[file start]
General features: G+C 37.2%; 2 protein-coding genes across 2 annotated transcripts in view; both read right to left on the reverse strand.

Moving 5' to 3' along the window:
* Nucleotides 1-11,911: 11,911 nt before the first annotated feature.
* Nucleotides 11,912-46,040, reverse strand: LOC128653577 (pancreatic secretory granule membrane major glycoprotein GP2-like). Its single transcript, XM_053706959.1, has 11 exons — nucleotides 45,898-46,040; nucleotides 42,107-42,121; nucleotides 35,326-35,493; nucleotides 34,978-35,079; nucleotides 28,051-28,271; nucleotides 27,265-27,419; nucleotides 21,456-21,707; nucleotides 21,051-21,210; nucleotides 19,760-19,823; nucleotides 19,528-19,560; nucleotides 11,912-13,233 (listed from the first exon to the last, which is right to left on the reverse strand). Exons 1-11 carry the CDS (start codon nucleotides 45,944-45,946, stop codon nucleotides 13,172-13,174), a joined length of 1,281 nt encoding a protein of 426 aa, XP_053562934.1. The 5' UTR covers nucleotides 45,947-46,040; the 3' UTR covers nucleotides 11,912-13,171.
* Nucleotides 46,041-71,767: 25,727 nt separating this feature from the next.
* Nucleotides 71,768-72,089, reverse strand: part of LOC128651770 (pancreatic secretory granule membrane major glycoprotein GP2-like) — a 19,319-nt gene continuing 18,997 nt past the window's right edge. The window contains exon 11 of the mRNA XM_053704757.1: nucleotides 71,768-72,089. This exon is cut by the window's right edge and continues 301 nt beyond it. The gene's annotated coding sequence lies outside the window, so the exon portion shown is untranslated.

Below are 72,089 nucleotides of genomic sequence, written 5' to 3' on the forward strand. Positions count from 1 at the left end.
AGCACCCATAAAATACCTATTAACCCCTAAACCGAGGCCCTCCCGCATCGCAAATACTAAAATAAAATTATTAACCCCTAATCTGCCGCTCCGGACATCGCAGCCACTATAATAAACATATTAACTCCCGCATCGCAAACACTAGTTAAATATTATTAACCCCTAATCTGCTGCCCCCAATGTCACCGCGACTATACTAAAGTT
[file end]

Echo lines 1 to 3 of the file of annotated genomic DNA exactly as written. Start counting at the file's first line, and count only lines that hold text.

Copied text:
General features: G+C 37.2%; 2 protein-coding genes across 2 annotated transcripts in view; both read right to left on the reverse strand.

Moving 5' to 3' along the window:
* Nucleotides 1-11,911: 11,911 nt before the first annotated feature.